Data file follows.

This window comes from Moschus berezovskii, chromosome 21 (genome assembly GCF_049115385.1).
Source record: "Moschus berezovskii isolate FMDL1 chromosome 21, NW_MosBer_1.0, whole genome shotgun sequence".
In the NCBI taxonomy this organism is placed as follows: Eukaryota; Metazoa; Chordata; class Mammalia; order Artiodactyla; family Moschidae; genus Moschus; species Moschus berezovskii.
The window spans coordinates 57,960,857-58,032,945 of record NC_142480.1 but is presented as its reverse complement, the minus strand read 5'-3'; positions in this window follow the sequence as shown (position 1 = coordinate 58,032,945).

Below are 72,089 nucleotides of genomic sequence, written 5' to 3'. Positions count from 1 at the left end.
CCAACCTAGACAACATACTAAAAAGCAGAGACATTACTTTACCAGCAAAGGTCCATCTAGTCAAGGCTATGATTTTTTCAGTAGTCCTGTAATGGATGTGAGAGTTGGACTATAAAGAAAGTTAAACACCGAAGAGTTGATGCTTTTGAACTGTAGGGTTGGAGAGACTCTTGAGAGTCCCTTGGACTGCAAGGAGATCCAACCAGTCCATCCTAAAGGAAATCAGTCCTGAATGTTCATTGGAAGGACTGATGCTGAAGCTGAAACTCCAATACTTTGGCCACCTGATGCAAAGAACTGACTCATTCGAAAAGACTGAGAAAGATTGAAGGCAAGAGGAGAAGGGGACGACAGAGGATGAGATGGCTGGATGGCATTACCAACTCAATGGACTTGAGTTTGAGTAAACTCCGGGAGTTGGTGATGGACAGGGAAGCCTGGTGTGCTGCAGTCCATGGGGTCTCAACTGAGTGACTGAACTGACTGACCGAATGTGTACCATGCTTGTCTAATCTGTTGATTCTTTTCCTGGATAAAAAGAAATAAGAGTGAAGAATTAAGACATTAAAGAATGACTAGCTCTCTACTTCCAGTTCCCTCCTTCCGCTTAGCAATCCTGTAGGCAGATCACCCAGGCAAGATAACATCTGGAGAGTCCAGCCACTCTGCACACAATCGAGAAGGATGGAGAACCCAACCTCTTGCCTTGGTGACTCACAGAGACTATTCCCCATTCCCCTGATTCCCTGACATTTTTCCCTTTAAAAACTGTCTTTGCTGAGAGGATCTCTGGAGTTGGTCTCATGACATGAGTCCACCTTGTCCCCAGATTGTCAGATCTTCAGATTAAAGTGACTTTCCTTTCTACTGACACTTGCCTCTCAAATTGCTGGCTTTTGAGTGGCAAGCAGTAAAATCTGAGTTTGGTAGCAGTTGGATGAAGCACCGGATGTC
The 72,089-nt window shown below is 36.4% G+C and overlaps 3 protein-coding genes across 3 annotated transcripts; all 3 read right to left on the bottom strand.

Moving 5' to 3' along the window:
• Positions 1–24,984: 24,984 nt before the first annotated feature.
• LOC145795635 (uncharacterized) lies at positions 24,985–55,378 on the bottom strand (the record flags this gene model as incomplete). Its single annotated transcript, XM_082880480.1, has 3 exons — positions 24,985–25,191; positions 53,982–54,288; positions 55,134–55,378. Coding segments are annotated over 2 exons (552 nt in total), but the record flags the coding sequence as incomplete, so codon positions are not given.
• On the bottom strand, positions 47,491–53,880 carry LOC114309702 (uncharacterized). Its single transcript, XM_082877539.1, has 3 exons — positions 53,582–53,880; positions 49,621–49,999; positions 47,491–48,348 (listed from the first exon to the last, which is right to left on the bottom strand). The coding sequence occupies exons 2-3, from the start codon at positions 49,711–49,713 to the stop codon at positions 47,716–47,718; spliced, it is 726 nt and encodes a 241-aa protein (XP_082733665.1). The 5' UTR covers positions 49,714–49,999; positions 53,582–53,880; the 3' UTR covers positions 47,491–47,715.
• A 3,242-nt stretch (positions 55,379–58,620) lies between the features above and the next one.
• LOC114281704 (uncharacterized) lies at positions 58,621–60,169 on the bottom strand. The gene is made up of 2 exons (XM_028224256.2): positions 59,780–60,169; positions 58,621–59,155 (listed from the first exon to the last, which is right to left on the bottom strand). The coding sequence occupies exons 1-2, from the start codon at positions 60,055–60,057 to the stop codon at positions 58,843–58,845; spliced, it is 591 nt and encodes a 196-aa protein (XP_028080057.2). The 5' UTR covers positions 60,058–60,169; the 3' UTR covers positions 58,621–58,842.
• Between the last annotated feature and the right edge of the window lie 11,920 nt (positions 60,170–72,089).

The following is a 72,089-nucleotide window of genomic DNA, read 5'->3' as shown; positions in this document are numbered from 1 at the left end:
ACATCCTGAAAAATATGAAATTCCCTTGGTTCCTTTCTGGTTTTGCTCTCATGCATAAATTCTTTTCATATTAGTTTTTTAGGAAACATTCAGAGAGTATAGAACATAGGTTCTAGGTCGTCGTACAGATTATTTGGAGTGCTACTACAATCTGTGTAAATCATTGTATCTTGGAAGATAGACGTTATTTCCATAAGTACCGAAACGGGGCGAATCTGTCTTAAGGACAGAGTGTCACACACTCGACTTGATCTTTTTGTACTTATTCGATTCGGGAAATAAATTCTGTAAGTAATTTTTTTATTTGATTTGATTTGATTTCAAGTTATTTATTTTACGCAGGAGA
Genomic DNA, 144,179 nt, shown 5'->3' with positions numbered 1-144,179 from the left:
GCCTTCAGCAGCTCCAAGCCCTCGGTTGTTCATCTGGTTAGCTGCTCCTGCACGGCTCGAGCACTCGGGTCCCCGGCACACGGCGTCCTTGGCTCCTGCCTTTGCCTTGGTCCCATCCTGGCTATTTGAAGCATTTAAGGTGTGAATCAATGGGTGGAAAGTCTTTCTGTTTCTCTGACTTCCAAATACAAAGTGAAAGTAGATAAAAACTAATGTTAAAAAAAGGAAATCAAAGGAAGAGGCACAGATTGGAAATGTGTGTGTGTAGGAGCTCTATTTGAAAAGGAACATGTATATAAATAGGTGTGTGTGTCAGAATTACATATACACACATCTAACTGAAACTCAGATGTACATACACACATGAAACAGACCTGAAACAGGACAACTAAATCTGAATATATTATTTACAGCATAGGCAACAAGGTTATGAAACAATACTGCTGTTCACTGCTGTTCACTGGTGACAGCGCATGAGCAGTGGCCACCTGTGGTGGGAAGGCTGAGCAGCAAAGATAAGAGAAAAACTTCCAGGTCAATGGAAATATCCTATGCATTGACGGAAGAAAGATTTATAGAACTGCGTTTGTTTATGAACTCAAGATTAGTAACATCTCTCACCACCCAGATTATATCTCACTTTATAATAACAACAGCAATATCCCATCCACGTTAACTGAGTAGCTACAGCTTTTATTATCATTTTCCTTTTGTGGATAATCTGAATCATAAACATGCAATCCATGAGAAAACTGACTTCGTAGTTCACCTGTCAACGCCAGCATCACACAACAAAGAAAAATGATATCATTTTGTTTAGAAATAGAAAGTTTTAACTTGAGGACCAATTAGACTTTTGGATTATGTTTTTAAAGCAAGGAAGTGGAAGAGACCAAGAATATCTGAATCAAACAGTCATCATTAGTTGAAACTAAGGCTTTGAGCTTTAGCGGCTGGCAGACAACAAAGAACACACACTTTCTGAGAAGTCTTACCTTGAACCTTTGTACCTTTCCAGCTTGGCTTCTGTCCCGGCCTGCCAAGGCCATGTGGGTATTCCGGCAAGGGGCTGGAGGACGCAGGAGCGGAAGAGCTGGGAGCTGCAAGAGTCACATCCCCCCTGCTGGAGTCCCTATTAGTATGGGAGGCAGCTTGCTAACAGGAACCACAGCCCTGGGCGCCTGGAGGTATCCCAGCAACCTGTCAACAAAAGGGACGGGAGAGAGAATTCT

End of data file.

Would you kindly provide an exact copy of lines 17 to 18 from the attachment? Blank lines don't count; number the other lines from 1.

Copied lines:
Genomic DNA, 144,179 nt, shown 5'->3' with positions numbered 1-144,179 from the left:
GCCTTCAGCAGCTCCAAGCCCTCGGTTGTTCATCTGGTTAGCTGCTCCTGCACGGCTCGAGCACTCGGGTCCCCGGCACACGGCGTCCTTGGCTCCTGCCTTTGCCTTGGTCCCATCCTGGCTATTTGAAGCATTTAAGGTGTGAATCAATGGGTGGAAAGTCTTTCTGTTTCTCTGACTTCCAAATACAAAGTGAAAGTAGATAAAAACTAATGTTAAAAAAAGGAAATCAAAGGAAGAGGCACAGATTGGAAATGTGTGTGTGTAGGAGCTCTATTTGAAAAGGAACATGTATATAAATAGGTGTGTGTGTCAGAATTACATATACACACATCTAACTGAAACTCAGATGTACATACACACATGAAACAGACCTGAAACAGGACAACTAAATCTGAATATATTATTTACAGCATAGGCAACAAGGTTATGAAACAATACTGCTGTTCACTGCTGTTCACTGGTGACAGCGCATGAGCAGTGGCCACCTGTGGTGGGAAGGCTGAGCAGCAAAGATAAGAGAAAAACTTCCAGGTCAATGGAAATATCCTATGCATTGACGGAAGAAAGATTTATAGAACTGCGTTTGTTTATGAACTCAAGATTAGTAACATCTCTCACCACCCAGATTATATCTCACTTTATAATAACAACAGCAATATCCCATCCACGTTAACTGAGTAGCTACAGCTTTTATTATCATTTTCCTTTTGTGGATAATCTGAATCATAAACATGCAATCCATGAGAAAACTGACTTCGTAGTTCACCTGTCAACGCCAGCATCACACAACAAAGAAAAATGATATCATTTTGTTTAGAAATAGAAAGTTTTAACTTGAGGACCAATTAGACTTTTGGATTATGTTTTTAAAGCAAGGAAGTGGAAGAGACCAAGAATATCTGAATCAAACAGTCATCATTAGTTGAAACTAAGGCTTTGAGCTTTAGCGGCTGGCAGACAACAAAGAACACACACTTTCTGAGAAGTCTTACCTTGAACCTTTGTACCTTTCCAGCTTGGCTTCTGTCCCGGCCTGCCAAGGCCATGTGGGTATTCCGGCAAGGGGCTGGAGGACGCAGGAGCGGAAGAGCTGGGAGCTGCAAGAGTCACATCCCCCCTGCTGGAGTCCCTATTAGTATGGGAGGCAGCTTGCTAACAGGAACCACAGCCCTGGGCGCCTGGAGGTATCCCAGCAACCTGTCAACAAAAGGGACGGGAGAGAGAATTCT